Another thing that I really liked about the novel was that it is really a book of team detection. Puri might be the lead detective yet really he can, to a degree, be rather bumbling and without a team around him it would be highly unlikely that he could solve the puzzle by himself, though he would have you think the contrary. I mean without Facecream, who he sends to pretend to be a maid and spy on the Kasliwal family, or Tubelight and Flush who do some of the menial hunting (and truly dangerous and physical things) he wouldn’t be able to solve everything that came his way.

“Puri had positioned two of his best undercover operatives, Tubelight and Flush, down in the street.
These were not their real names, of course. Being Punjabi, the detective had nicknames for most of his employees, relatives and close friends. For example, he called his wife Rumpi; his new driver Handbrake; and the office boy, who was extraordinarily lazy, Door Stop.”

I also greatly admired Hall’s way of interweaving several mysteries all at once. In some crime novels we simply get one criminal on the run doing all sorts of horrendous things. With Vish Puri we not only get ‘The Case of the Missing Servant’, we also get three investigations into future spouses of families (one is ending at the start of the book, one sort of peters out and vanishes, one has a brilliant twist which I loved) and on top of that we get Puri’s own mother investigating who has tried to shoot her son. This strand for me, and indeed Puri’s mother, really stole the show for me and I loved every single chapter with her in it, in fact I am hoping that she gets her own standalone series.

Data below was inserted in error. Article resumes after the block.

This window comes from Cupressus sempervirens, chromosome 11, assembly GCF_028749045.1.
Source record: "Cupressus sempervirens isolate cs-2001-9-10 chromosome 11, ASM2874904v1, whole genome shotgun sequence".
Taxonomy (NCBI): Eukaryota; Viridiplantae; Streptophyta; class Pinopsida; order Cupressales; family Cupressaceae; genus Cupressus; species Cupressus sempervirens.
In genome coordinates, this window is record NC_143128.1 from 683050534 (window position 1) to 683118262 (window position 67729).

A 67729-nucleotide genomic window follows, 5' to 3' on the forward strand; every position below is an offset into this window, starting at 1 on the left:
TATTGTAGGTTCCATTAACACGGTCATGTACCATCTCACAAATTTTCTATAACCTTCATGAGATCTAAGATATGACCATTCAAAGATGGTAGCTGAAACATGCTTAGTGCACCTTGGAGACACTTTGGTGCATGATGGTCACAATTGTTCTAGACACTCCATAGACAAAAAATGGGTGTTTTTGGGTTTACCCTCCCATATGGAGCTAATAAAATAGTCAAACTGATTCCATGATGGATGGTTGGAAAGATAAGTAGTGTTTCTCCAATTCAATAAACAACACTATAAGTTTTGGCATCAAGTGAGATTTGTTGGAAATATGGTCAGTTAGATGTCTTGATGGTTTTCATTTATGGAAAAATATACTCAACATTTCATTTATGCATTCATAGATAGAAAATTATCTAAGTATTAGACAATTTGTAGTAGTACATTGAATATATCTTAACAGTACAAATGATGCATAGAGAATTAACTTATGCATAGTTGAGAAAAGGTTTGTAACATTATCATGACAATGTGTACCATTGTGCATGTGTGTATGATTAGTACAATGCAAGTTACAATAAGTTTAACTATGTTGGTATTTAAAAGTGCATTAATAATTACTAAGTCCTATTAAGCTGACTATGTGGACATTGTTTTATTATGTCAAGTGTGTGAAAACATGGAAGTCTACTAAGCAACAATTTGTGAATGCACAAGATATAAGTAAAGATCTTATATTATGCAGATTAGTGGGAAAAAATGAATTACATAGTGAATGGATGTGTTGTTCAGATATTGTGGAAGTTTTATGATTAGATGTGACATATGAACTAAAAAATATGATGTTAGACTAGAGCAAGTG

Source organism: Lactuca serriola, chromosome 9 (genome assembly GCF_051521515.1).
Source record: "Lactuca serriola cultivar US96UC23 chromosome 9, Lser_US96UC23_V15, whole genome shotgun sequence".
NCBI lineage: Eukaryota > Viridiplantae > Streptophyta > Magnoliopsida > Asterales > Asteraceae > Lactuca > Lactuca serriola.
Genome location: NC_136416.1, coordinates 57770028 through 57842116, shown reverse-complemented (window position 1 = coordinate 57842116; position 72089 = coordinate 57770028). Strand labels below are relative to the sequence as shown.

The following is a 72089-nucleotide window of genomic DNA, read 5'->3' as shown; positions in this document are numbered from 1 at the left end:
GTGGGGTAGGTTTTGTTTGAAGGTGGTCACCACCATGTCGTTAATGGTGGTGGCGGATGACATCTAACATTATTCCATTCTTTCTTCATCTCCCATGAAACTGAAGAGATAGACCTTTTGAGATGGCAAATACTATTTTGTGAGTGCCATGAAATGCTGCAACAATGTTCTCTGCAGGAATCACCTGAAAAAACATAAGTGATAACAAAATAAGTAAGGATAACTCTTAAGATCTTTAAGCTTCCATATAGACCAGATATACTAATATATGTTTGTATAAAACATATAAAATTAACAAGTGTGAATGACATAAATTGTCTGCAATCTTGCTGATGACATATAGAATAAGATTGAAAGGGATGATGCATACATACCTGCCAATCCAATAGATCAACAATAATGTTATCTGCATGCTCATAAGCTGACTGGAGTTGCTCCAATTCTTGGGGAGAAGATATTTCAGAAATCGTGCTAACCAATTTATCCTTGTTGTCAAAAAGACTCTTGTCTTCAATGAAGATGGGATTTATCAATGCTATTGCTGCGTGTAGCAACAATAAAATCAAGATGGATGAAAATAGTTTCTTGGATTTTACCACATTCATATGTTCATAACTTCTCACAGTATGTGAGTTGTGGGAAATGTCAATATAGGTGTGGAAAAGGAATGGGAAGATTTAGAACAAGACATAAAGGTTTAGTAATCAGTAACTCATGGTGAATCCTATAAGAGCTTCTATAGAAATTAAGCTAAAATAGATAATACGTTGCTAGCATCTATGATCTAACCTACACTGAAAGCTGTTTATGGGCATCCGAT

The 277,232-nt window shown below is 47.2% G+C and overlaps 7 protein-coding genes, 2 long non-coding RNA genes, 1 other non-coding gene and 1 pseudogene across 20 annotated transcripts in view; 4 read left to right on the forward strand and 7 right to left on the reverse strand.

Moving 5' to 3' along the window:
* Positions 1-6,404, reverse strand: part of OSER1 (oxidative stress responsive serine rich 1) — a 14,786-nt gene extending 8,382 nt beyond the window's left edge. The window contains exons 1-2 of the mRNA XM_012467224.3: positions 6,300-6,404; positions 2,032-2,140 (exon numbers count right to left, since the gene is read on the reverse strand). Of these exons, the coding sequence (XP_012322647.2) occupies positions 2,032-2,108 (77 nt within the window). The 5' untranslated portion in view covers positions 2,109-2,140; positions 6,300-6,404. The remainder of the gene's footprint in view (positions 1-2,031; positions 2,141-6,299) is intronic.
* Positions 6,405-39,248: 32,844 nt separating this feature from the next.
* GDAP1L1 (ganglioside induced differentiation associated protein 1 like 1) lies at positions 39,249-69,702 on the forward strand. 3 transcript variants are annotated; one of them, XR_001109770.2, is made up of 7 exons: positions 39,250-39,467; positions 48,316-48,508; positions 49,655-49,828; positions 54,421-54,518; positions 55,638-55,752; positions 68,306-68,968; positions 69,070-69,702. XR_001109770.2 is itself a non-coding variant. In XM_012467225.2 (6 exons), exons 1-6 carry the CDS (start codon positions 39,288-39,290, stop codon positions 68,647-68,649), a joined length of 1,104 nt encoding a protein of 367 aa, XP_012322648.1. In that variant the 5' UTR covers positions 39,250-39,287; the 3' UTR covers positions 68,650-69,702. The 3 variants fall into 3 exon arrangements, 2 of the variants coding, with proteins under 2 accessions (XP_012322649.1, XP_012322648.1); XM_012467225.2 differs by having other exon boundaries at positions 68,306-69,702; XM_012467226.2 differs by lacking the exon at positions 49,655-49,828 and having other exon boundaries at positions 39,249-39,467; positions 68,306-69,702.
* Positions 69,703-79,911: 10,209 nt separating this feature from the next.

“Puri had learned from hard experience that it was impossible to hide dramatic elements in his life from his mother. But he would not tolerate her nosing about in his investigations.
True, Mummy had a sixth sense and, from time to time, one of her premonitions proved prescient. But she was no detective. Detectives were not mummies. And detectives were certainly not women.”

This I suppose is a positive way to tap into some of the flaws that I found in the book. Firstly I wasn’t sure if it knew what sort of crime novel it wanted to be. In some ways, particularly with its sense of humour and the bumbling and pompous Puri at the helm, it felt like it was a cosy crime novel (which as a fan of M.C. Beaton I have no prejudice about at all) yet with its additional depth and uncovering of Indian society it also felt like it was trying to be a more thought provoking novel too – yet in being both something was lost from both parts. I do wonder if having read Kishwar Desai’s Witness The Night’ first some time ago, which was the latter but very funny with its darkness, might have had something to do with this, maybe.

I also didn’t really think (and I wonder if this is why the Poirot comparisons have been made) that Hall liked Puri very much and was actually using him as a figure of fun in more than just a ‘ha, ha’ way. It could be, as Gavin mentions on The Readers Book Club (and we have a small tiff about it) that it is a debut novel. This could also link into the fact that I don’t think anyone could guess the culprit, as it felt a little bit like a triple twist thrown in at the end last minute, whilst I don’t expect to guess every crime novels denouement (I’m not that clever) I want to at least be able to try.